Imagine if you committed to 30 years, but achieved your desired results in just 5.

That happens more often than you’d think.

See also — Dear Young People Looking for a Career – Do This)

F) Find friends

F is for friends.

JRR Tolkien — Lord of the Rings author — was obviously a phenomenal talent and had an astonishing imagination. But it’s likely none of his work would have ever been seen were it not for a close friend: C.S. Lewis.

Tolkien and Lewis went back and forth reading each other’s work, analyzing and criticizing the dialog, studying the nuance of their craft.

Now, even though they are both dead, their work lives on.

G) Use the magic word

The magic word is “no.”

I hate no. I am very bad at saying it. Hopefully, you are stronger than me.

Instead, I say this:

“I love you, but I can’t give you my focus right now.”

It is not uncommon for people who have big ideas to isolate themselves from the rest of the world. John Sylvan — creator of the Keurig — spent most his time alone in a room testing cup after cup of coffee.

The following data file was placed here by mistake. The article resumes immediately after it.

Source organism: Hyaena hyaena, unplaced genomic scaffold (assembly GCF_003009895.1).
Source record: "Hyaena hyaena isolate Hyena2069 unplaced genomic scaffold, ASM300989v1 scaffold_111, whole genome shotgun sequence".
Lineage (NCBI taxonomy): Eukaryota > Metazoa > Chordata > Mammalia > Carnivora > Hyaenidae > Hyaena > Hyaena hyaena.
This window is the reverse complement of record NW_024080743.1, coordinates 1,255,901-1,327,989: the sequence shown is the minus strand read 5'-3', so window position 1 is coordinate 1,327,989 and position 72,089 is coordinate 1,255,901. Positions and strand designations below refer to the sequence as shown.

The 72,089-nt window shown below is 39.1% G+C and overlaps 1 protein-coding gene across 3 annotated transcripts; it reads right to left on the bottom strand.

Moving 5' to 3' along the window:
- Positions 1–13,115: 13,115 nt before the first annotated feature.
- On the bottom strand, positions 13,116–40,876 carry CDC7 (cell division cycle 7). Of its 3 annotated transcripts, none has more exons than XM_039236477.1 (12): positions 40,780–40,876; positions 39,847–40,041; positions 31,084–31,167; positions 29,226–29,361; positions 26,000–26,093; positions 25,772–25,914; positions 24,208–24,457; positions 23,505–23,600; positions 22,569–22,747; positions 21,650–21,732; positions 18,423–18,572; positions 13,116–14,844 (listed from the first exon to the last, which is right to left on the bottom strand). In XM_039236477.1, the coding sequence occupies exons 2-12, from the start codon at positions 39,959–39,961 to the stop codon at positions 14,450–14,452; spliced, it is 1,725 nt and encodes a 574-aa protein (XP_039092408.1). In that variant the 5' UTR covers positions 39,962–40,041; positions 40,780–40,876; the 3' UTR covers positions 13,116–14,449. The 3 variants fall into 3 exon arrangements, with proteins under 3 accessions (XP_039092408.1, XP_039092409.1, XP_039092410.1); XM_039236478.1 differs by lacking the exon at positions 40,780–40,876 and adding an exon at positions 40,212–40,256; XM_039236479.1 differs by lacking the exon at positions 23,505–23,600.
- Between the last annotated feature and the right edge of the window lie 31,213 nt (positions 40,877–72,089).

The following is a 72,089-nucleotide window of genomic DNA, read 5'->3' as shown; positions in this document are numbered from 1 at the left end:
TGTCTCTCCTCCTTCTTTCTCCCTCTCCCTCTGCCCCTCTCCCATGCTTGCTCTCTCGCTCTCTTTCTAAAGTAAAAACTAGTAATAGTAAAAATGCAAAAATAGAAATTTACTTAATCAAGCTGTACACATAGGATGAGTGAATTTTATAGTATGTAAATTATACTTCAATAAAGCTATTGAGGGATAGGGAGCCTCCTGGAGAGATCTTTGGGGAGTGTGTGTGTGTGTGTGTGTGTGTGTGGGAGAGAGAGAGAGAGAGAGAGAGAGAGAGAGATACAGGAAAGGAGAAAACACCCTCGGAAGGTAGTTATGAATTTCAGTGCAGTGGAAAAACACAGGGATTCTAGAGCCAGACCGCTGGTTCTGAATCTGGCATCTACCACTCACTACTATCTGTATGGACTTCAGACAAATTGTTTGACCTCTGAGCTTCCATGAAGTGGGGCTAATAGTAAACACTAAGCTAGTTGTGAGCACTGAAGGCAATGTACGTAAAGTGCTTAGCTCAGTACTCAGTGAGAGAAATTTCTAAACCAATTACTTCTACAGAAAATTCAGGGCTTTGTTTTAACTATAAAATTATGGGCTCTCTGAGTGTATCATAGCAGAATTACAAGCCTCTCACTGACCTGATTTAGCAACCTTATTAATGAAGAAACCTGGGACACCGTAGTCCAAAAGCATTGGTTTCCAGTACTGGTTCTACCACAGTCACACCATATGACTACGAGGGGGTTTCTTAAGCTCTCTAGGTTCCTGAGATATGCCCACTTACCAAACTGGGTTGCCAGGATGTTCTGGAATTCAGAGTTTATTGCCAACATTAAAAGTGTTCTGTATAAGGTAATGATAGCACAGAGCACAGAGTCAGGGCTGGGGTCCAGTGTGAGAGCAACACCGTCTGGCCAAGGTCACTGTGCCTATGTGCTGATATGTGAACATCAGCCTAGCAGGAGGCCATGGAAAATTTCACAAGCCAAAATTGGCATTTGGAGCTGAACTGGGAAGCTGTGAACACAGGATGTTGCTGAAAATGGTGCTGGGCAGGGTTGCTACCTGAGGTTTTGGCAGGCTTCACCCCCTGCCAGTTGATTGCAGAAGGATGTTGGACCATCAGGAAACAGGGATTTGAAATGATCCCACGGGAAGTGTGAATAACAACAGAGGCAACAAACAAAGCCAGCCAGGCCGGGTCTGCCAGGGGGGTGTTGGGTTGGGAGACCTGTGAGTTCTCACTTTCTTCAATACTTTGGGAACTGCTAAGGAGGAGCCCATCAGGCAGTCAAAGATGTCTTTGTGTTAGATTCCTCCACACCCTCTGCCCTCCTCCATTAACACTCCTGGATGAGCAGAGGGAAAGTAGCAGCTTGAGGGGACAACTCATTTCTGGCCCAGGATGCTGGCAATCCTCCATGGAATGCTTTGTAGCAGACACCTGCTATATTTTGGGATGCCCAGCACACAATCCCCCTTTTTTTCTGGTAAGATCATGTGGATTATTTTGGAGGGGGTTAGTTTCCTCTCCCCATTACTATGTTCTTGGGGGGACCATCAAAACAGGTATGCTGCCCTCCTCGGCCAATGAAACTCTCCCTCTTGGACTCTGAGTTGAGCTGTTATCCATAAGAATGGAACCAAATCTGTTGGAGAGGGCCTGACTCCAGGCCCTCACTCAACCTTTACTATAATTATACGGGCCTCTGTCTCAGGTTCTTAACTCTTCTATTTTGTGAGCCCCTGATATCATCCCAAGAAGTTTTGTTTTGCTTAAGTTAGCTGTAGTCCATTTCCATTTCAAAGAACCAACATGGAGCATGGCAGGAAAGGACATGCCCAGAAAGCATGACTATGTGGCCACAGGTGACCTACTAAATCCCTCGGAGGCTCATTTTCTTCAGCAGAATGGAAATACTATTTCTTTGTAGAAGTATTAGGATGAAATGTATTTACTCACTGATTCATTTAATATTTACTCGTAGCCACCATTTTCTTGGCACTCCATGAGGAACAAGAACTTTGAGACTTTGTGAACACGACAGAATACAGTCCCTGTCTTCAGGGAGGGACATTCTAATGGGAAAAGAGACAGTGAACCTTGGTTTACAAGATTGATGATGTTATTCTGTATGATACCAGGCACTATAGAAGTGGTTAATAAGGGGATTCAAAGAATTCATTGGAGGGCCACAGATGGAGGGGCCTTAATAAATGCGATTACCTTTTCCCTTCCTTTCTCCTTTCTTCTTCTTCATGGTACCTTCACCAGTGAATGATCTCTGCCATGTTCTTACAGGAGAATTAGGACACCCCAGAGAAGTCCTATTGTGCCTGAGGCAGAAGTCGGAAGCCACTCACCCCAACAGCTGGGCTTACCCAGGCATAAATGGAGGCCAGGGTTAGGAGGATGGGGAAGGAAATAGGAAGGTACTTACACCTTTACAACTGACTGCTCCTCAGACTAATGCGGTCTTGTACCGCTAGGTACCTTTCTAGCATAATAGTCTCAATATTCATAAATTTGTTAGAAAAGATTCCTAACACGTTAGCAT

(He also got caffeine poisoning during this time. Obsession can be costly).

Remember Letter C. If you believe your idea is worth executing, you will have the discipline to prioritize it.

H) DJ Khaled

A surprising amount of my analogies include Khaled Mohammed Khaled. Sorry about that. Maybe one day I will find another example of a person who blew up, vanished, resurrected, and became a multi-millionaire through sheer will.

Listen to the word of the guru:

“Another one.”

In every song, in every snap, in every post:

“Another one.”

“Another one.

“Another one.”

Many people do not execute on their ideas for fear it will be the only good idea they have.

Remember this: The human mind is infinite — ever seeking and ever connecting. You won’t fall short. There’s always more where that came from.

This idea you have must make its way to reality.

It’s time to make room for another one.

— — —

Learn even more about making your ideas a reality …

In my new book — The Unstoppable Creative.

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This article first appeared on Medium.

Todd Brison|is the author of The Creative’s Curse and The Unstoppable Creative